Again, the winds picked up during the night and the surge felt like we were sailing in a huge swell. The boat bounced back and forth between the anchor and the mooring lines. I was certain the anchor would either give way, or the anchor lock would loosen and let it go. Luckily neither of those happened and the boat survived the night, with two very tired people on board.


There were only 3 other boats tied to the quay. One had left before we even got out of bed, and another moved into the fishing harbor as soon as they could, taking up the space of a local fishing boat.


The wind was still blowing from the South in the morning, so we were quick to get away, in the hope that it would keep blowing. We started out great, with the wind beam on. As we reached the Northern tip of Corfu, it died off a bit. It then curved around the top of the island, making it come straight from the back, which meant it was spinnaker time!


We enjoyed a sail with the spinnaker for a short while, until the wind turned too far to the North so we motored the rest of the way to Kassiopi.


Kassiopi is a quaint seaside village on the North side of Corfu. The harbor is set under a beautiful old venetian castle. Being in a catamaran, we were able to go bows to the town quay in a spot where others could not go. Only small daytrip motorboats could go as shallow as us.

Kassiopi Kassiopi

This is where three cats decided they wanted to make Sibia their home. As soon as the plank hit the quay, their paws were already making their way on board. I spotted them and shoo’d them away. As long as the plank was there, they were going to make attempts to get on. So we just had to get rid of the plank. It’s lucky we spotted them, otherwise I don’t know what we would have done.

Just waiting for a good time to jump ship

Just waiting for a good time to jump ship


We went for drinks in the evening at Wave Bar, on the Western side of the harbor. The meals coming out looked amazing so we decided to eat there. Although they looked good, the meals were below average.


After dinner it was cool enough to go for a walk around town, and spy on the black motor yacht that we had seen in Gaios, and was also in Kassiopi. As we walked past, the owner and his young female guest sat on the back watching the crowd go past sipping drinks. He seemed important.


As we walked past again, we started guessing who he could possibly be. Just as we were having a laugh, talking about how he was probably Mr Versace himself, a sweet English lady sitting down at a Taverna told us excitedly that it was Roberto Cavalli, the famous fashion designer. That gave us a bit of a laugh, and kicked off a night of drinks with Gail and Graham, whilst Gail nervously thought about asking Mr Cavalli for a photo. Others were jumping on board and having photos with him. He certainly wasn’t shying away from the crowd. He even had a giant set of binoculars to look at women walking past on the boardwalk. My guess was to see what fashion brands they were wearing…. Ryan’s guess was otherwise.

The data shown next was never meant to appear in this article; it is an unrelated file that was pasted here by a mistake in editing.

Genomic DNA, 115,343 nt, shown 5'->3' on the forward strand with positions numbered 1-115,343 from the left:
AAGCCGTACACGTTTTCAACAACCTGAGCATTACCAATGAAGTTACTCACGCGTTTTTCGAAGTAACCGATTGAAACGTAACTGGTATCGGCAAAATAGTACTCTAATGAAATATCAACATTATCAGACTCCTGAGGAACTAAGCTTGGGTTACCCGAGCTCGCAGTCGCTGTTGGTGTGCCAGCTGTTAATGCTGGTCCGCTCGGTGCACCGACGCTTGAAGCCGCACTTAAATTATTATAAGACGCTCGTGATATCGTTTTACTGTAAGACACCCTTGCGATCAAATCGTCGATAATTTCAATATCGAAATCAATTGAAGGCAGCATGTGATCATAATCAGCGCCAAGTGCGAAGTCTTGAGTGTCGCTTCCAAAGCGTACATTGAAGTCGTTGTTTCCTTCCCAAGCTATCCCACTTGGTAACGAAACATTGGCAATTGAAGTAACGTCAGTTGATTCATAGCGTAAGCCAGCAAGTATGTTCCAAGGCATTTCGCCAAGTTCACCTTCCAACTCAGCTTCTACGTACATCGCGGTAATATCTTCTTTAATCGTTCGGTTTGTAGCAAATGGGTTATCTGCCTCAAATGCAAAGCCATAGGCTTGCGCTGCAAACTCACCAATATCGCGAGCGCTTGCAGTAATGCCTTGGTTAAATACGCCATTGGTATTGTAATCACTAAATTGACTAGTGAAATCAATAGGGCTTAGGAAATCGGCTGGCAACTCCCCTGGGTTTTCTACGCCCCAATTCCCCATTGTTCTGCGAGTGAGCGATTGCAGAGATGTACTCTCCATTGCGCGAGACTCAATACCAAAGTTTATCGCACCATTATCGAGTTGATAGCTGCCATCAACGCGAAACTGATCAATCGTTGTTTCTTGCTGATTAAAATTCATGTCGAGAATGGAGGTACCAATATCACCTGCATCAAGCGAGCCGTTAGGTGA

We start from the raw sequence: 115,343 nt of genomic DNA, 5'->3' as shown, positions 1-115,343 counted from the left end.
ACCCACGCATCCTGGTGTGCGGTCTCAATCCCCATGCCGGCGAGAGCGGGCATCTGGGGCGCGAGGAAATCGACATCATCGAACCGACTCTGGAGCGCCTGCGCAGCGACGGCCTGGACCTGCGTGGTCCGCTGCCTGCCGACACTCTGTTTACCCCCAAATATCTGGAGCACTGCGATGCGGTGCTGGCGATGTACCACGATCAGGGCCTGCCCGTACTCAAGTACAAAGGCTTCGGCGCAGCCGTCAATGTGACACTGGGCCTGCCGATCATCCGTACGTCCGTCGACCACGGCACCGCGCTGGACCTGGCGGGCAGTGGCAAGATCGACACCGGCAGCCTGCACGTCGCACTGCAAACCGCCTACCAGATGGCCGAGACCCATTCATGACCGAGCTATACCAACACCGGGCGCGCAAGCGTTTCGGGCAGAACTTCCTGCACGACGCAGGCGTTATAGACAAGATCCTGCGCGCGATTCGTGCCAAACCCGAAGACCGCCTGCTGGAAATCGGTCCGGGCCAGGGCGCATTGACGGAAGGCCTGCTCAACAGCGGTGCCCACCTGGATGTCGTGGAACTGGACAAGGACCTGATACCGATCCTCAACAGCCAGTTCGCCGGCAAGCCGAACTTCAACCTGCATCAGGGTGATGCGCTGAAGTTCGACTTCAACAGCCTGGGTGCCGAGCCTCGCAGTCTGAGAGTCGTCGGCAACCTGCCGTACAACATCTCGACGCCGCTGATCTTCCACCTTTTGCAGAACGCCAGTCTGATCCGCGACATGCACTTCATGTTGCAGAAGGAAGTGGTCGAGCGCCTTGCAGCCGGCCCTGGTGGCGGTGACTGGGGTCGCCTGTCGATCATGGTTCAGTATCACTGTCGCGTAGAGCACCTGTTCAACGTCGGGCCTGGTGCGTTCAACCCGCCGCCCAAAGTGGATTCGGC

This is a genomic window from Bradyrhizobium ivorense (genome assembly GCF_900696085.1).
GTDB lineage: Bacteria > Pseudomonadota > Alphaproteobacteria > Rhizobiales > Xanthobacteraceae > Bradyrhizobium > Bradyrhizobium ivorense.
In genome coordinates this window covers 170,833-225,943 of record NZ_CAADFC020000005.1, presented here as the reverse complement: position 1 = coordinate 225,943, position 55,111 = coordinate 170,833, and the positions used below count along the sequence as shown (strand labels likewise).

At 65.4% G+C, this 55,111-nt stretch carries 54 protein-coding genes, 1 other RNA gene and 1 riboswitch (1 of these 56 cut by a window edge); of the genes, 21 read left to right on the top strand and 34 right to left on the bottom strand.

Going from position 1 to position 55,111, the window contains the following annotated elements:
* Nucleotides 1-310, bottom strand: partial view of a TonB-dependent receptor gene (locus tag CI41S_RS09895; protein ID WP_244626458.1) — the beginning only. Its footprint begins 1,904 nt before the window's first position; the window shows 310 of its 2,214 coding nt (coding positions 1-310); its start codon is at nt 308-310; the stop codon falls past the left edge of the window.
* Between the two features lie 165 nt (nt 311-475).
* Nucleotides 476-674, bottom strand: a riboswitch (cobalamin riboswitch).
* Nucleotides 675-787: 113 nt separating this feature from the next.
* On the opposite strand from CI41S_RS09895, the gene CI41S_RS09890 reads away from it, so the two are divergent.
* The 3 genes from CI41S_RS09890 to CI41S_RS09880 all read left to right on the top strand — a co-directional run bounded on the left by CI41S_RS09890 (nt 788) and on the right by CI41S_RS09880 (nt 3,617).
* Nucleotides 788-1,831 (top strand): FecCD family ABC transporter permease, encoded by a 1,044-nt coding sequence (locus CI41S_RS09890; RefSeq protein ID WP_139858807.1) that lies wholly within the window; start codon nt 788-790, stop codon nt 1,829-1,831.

Gail did not end up getting her photo, because it did not take long for the Italian crowd to surround his boat. The crowd became thick and keen, so Mr Cavalli retreated inside the boat, and then left, with many people following him. He seemed nice enough, stopping along the way for photos.


After spending the evening bonding with Gail and Graham over celebrity encounters, we invited them along to sail to Corfu town the next morning. They appeared to be delighted to come along, and at 10am the next day we welcomed them aboard.


Unfortunately the wind did not play nice, and we had to motor all the way. That did not seem to sway their enjoyment of the experience. It was also nice for us to have another couple to chat to along the way.


We left Gail and Graham at our favourite marina, Mandraki, underneath the old fort. That night my father and his wife were arriving from Switzerland. We had time to clean up the boat a bit, although the water kept turning off. We even had proper showers, so did not smell too badly for our guests.


That evening before their arrival we ate at the restaurant attached to the marina. Their food was fabulous, and the grilled squid to die for!


Sunset at Mandraki marina

Sunset at Mandraki marina

Our aim was to get our guests further South, to show them some of the best spots the Ionian had to offer. With only a week on board, we knew we would not get them everywhere. Of course, our first stop heading South from Corfu had to be Lakka. Although Monganisi and Gaios on Paxos are also beautiful, Ryan and I were aching for the wonderful full English breakfast on offer at the Harbour Lights Taverna. We also enjoyed a delicious dinner at a Taverna on the Town square.


Unfortunately the water in Lakka was still affected by high season, and not as clear as usual. However, it still kept that beautiful turquoise colour in the middle of the bay. I think Chris and Micheline were still suitably impressed, but their favourite location did not arrive until the end of their trip on board Sibia… More about that coming soon.